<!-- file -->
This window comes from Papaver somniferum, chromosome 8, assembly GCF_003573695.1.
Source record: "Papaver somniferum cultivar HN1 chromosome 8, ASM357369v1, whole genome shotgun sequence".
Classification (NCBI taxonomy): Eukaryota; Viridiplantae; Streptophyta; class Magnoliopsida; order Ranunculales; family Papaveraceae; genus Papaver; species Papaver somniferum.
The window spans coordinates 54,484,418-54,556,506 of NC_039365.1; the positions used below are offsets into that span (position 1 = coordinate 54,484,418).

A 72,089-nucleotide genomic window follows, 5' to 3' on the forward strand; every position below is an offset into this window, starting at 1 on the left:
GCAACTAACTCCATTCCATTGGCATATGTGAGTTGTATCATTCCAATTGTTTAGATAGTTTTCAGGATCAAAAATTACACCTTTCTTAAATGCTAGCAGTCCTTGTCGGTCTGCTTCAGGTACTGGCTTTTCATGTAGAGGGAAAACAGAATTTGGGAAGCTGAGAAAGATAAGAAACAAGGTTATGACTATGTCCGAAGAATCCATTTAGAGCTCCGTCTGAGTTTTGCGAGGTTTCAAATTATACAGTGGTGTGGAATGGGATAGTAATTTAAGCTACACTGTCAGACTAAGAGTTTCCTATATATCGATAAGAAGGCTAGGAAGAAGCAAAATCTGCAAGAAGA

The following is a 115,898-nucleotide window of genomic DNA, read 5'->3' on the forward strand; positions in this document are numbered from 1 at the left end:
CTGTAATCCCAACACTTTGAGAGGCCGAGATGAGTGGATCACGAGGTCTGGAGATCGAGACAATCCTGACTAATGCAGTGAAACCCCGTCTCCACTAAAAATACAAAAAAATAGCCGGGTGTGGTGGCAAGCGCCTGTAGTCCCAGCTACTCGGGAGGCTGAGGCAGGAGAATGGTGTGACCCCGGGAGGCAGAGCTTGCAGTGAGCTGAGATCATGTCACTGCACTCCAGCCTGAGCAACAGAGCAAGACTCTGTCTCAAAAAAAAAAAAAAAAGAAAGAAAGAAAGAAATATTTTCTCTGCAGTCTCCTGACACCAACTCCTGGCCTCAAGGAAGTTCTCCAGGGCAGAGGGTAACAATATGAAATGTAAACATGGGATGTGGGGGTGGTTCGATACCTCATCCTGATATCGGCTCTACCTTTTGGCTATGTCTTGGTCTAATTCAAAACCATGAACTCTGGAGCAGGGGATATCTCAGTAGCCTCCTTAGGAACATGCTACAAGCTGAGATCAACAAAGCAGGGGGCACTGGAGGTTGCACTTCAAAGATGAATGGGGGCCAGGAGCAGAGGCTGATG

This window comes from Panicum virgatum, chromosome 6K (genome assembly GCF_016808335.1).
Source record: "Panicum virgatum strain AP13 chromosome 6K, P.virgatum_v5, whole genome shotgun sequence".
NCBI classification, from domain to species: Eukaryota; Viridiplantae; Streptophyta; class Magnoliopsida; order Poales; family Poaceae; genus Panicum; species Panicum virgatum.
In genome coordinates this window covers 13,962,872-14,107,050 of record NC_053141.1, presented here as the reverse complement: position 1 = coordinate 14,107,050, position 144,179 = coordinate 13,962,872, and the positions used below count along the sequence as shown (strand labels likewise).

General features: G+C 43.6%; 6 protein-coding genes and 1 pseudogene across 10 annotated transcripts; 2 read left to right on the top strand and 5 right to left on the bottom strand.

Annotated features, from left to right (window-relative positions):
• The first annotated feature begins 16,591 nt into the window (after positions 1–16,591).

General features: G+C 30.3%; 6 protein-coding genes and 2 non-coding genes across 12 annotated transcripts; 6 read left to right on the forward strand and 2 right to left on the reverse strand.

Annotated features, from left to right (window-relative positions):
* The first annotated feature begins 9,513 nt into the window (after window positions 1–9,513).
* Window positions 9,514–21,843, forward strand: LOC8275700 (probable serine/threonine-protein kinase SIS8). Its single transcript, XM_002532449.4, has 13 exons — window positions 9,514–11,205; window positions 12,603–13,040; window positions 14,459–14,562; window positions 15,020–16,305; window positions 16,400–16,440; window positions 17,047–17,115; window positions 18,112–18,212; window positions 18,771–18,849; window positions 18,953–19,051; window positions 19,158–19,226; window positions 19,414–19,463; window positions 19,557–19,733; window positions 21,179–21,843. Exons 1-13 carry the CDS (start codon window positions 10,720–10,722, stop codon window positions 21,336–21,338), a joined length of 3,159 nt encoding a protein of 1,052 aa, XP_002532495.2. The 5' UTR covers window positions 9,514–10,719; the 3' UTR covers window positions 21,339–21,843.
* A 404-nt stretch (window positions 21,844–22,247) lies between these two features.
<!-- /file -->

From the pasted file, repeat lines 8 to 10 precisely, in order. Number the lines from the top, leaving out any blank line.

CTGTAATCCCAACACTTTGAGAGGCCGAGATGAGTGGATCACGAGGTCTGGAGATCGAGACAATCCTGACTAATGCAGTGAAACCCCGTCTCCACTAAAAATACAAAAAAATAGCCGGGTGTGGTGGCAAGCGCCTGTAGTCCCAGCTACTCGGGAGGCTGAGGCAGGAGAATGGTGTGACCCCGGGAGGCAGAGCTTGCAGTGAGCTGAGATCATGTCACTGCACTCCAGCCTGAGCAACAGAGCAAGACTCTGTCTCAAAAAAAAAAAAAAAAGAAAGAAAGAAAGAAATATTTTCTCTGCAGTCTCCTGACACCAACTCCTGGCCTCAAGGAAGTTCTCCAGGGCAGAGGGTAACAATATGAAATGTAAACATGGGATGTGGGGGTGGTTCGATACCTCATCCTGATATCGGCTCTACCTTTTGGCTATGTCTTGGTCTAATTCAAAACCATGAACTCTGGAGCAGGGGATATCTCAGTAGCCTCCTTAGGAACATGCTACAAGCTGAGATCAACAAAGCAGGGGGCACTGGAGGTTGCACTTCAAAGATGAATGGGGGCCAGGAGCAGAGGCTGATG

This window comes from Panicum virgatum, chromosome 6K (genome assembly GCF_016808335.1).
Source record: "Panicum virgatum strain AP13 chromosome 6K, P.virgatum_v5, whole genome shotgun sequence".